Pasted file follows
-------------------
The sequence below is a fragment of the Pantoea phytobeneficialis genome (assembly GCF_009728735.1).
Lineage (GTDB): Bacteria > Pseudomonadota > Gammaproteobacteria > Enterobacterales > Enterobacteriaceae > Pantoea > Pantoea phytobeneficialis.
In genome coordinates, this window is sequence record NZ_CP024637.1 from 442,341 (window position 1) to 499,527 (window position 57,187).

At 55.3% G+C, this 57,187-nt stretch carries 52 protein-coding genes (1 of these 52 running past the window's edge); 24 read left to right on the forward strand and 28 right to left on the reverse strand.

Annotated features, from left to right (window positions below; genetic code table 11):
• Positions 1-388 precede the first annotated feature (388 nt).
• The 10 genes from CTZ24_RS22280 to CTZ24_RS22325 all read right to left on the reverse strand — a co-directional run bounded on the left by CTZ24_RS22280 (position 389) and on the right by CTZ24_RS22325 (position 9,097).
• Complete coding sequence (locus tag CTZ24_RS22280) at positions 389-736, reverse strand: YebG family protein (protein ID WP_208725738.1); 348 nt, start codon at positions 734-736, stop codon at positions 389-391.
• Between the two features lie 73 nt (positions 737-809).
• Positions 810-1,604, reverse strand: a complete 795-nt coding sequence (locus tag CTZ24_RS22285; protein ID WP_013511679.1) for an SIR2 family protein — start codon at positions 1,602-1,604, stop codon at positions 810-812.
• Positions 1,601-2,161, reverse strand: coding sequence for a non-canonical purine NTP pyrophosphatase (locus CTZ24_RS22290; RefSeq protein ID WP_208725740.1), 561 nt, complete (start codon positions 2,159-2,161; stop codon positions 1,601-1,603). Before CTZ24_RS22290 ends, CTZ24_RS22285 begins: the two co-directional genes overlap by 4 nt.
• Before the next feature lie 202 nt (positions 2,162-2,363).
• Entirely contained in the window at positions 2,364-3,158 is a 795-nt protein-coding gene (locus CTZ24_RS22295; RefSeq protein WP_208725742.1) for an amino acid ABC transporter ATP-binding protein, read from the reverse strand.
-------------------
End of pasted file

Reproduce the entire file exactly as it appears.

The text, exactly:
The sequence below is a fragment of the Pantoea phytobeneficialis genome (assembly GCF_009728735.1).
Lineage (GTDB): Bacteria > Pseudomonadota > Gammaproteobacteria > Enterobacterales > Enterobacteriaceae > Pantoea > Pantoea phytobeneficialis.
In genome coordinates, this window is sequence record NZ_CP024637.1 from 442,341 (window position 1) to 499,527 (window position 57,187).

At 55.3% G+C, this 57,187-nt stretch carries 52 protein-coding genes (1 of these 52 running past the window's edge); 24 read left to right on the forward strand and 28 right to left on the reverse strand.

Annotated features, from left to right (window positions below; genetic code table 11):
• Positions 1-388 precede the first annotated feature (388 nt).
• The 10 genes from CTZ24_RS22280 to CTZ24_RS22325 all read right to left on the reverse strand — a co-directional run bounded on the left by CTZ24_RS22280 (position 389) and on the right by CTZ24_RS22325 (position 9,097).
• Complete coding sequence (locus tag CTZ24_RS22280) at positions 389-736, reverse strand: YebG family protein (protein ID WP_208725738.1); 348 nt, start codon at positions 734-736, stop codon at positions 389-391.
• Between the two features lie 73 nt (positions 737-809).
• Positions 810-1,604, reverse strand: a complete 795-nt coding sequence (locus tag CTZ24_RS22285; protein ID WP_013511679.1) for an SIR2 family protein — start codon at positions 1,602-1,604, stop codon at positions 810-812.
• Positions 1,601-2,161, reverse strand: coding sequence for a non-canonical purine NTP pyrophosphatase (locus CTZ24_RS22290; RefSeq protein ID WP_208725740.1), 561 nt, complete (start codon positions 2,159-2,161; stop codon positions 1,601-1,603). Before CTZ24_RS22290 ends, CTZ24_RS22285 begins: the two co-directional genes overlap by 4 nt.
• Before the next feature lie 202 nt (positions 2,162-2,363).
• Entirely contained in the window at positions 2,364-3,158 is a 795-nt protein-coding gene (locus CTZ24_RS22295; RefSeq protein WP_208725742.1) for an amino acid ABC transporter ATP-binding protein, read from the reverse strand.